Convenience care helping health systems grow

As the popularity of urgent cares continues to grow, a Dayton hospital network is getting in on the action with a newly completed series of new urgent care centers.

The new business line is the first time that Premier Health has operated urgent care centers. The last center in the roll out is in Beavercreek and started seeing its first patients today.

Patients have been shifting to convenient options where they can be quickly seen, from urgent cares, to e-visits to retail clinics.

MORE: How convenience is reshaping local health care

This has boosted a sharp growth in urgent cares in recent years, with about 8,700 urgent cares now in the U.S., up from 6,400 in 2014, according to the Urgent Care Association.

“I think consumers want convenience and they want access and we tried to locate these in neighborhoods where people shop and live,” said Paula Thompson, CEO of Fidelity Health Care, which is the Premier division that operates the urgent cares.

Other area health systems in the Dayton area have also invested in convenience care.

Within the last year, Dayton Children’s Hospital opened a new urgent care in Huber Heights and an express clinic in Springboro, similar to a retail clinic found in a grocery store.

Kettering Health Network operates urgent cares in Huber Heights, Beavercreek and Xenia and in November announced an information sharing deal with Little Clinics in 10 area Krogers.

Many hospital systems have ventured into owning urgent cares or operating them as a joint venture, Allan Baumgarten, Minnesota-based consultant and author of the Ohio Health Market Review.

He said there are four main reasons for a hospital system to add urgent cares.

They divert inappropriate ER visits. They extend the health system’s footprint, especially into areas with higher household income and where many households have good employer group insurance. They expand the population getting care inside that health system. And lastly, they help hospital networks connect with certain populations, such as millennials, who have no loyalty to health systems or clinics and who value convenience and patient experience, he said.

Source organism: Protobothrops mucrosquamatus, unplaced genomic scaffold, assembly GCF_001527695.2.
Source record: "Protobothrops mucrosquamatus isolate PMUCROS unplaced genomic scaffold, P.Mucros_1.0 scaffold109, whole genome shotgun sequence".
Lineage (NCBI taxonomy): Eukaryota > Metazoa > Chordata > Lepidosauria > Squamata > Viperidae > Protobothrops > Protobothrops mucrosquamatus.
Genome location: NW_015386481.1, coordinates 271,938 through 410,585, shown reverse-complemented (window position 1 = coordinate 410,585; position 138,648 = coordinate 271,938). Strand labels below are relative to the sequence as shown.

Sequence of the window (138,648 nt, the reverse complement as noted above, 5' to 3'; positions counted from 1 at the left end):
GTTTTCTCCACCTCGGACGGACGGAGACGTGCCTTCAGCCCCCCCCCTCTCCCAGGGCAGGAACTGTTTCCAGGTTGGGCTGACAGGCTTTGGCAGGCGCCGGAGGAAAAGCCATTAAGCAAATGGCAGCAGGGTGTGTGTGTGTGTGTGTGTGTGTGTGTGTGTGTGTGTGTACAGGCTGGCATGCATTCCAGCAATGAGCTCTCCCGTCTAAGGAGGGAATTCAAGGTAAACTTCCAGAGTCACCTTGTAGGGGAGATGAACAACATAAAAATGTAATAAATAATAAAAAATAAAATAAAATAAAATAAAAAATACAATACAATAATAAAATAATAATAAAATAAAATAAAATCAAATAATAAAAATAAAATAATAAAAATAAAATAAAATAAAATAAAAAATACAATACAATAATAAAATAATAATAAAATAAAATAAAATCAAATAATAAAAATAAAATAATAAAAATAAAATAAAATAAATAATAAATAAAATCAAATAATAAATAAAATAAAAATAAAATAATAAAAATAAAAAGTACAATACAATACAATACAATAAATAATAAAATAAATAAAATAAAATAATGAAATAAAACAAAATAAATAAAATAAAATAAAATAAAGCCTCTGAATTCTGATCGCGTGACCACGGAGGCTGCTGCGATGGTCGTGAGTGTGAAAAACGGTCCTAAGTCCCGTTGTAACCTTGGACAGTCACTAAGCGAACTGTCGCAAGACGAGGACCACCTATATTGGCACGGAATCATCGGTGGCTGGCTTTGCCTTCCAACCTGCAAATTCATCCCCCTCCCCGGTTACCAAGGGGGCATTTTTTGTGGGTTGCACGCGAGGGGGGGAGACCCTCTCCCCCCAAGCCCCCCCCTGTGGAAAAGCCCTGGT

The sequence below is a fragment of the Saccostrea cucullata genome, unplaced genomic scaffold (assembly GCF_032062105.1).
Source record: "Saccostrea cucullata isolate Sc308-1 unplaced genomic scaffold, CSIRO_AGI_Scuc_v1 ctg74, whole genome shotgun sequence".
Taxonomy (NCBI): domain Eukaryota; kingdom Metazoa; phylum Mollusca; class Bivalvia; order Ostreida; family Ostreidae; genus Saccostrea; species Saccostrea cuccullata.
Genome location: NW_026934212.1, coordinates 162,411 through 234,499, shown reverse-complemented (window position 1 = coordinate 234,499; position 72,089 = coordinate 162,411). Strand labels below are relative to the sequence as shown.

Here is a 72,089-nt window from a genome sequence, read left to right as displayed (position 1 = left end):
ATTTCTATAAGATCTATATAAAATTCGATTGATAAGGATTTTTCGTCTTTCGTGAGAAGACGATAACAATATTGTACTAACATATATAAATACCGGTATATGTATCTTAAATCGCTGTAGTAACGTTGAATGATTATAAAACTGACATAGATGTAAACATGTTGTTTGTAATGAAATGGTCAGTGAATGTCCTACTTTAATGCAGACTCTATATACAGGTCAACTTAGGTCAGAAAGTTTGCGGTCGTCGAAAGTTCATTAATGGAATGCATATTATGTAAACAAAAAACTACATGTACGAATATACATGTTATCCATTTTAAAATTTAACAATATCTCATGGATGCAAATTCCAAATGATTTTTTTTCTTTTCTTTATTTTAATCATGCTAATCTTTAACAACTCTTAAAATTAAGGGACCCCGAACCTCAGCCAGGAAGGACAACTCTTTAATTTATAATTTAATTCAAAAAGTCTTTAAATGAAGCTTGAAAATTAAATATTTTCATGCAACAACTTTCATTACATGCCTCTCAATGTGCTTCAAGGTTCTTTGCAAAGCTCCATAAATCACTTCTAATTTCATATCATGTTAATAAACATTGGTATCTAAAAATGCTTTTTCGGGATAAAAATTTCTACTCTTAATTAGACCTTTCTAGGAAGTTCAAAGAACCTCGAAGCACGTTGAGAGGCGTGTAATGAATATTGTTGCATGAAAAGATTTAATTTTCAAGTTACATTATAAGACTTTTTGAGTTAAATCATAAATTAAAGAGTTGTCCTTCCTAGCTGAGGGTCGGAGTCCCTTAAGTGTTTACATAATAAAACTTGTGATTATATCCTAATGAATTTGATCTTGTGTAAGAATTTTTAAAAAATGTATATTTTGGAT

The eight Premier urgent cares — soon to be nine — served more patients than the health system first predicted, with a total 17,638 patient visits in 2018, Thompson said.

Thompson said the urgent cares have had a good reception and patients have rated the centers a 4.8 on a scale of 5 when asked for feedback after visits.

The urgent cares are a new business line for the health network, which had $1.8 billion in revenue for 2018 and operates Miami Valley Hospital, Atrium Medical Center and Upper Valley Medical Center.

Thompson said they provide a care option for patients who aren’t able to connect with their primary care provider and it provides a better alternative for immediate care than an unnecessary ER visit.

MORE: Dayton Children's opening Springboro clinic

Premier’s plans for the new centers were first announced December 2017 and the first two opened in February 2018.

Along with Beavercreek, the locations are in Centerville, Englewood, Huber Heights, Mason, Miamisburg, Springboro, Troy and Vandalia.

Thompson said Premier officials are evaluating opportunities but don’t have immediate plans to open any more urgent cares.

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